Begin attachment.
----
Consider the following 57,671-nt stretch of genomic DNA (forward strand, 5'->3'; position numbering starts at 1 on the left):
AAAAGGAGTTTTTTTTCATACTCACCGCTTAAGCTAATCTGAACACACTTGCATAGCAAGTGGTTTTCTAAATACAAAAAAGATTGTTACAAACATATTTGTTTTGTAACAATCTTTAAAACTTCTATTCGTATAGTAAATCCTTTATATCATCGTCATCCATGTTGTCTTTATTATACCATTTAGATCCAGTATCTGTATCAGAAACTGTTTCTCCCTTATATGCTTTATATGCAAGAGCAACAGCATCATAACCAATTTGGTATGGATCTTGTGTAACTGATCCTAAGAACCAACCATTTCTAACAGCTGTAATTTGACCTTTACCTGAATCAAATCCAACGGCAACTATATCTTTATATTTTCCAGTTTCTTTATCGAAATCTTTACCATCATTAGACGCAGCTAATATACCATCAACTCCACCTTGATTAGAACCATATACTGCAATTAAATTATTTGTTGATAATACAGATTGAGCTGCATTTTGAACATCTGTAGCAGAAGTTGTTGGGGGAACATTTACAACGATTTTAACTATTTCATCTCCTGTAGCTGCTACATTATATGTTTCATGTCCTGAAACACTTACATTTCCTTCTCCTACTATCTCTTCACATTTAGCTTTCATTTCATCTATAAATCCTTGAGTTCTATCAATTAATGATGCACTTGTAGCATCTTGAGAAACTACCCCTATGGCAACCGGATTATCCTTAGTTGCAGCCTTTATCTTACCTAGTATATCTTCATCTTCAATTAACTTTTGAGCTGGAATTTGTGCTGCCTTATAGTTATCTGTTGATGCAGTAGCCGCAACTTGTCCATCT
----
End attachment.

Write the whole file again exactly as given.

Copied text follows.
Consider the following 57,671-nt stretch of genomic DNA (forward strand, 5'->3'; position numbering starts at 1 on the left):
AAAAGGAGTTTTTTTTCATACTCACCGCTTAAGCTAATCTGAACACACTTGCATAGCAAGTGGTTTTCTAAATACAAAAAAGATTGTTACAAACATATTTGTTTTGTAACAATCTTTAAAACTTCTATTCGTATAGTAAATCCTTTATATCATCGTCATCCATGTTGTCTTTATTATACCATTTAGATCCAGTATCTGTATCAGAAACTGTTTCTCCCTTATATGCTTTATATGCAAGAGCAACAGCATCATAACCAATTTGGTATGGATCTTGTGTAACTGATCCTAAGAACCAACCATTTCTAACAGCTGTAATTTGACCTTTACCTGAATCAAATCCAACGGCAACTATATCTTTATATTTTCCAGTTTCTTTATCGAAATCTTTACCATCATTAGACGCAGCTAATATACCATCAACTCCACCTTGATTAGAACCATATACTGCAATTAAATTATTTGTTGATAATACAGATTGAGCTGCATTTTGAACATCTGTAGCAGAAGTTGTTGGGGGAACATTTACAACGATTTTAACTATTTCATCTCCTGTAGCTGCTACATTATATGTTTCATGTCCTGAAACACTTACATTTCCTTCTCCTACTATCTCTTCACATTTAGCTTTCATTTCATCTATAAATCCTTGAGTTCTATCAATTAATGATGCACTTGTAGCATCTTGAGAAACTACCCCTATGGCAACCGGATTATCCTTAGTTGCAGCCTTTATCTTACCTAGTATATCTTCATCTTCAATTAACTTTTGAGCTGGAATTTGTGCTGCCTTATAGTTATCTGTTGATGCAGTAGCCGCAACTTGTCCATCT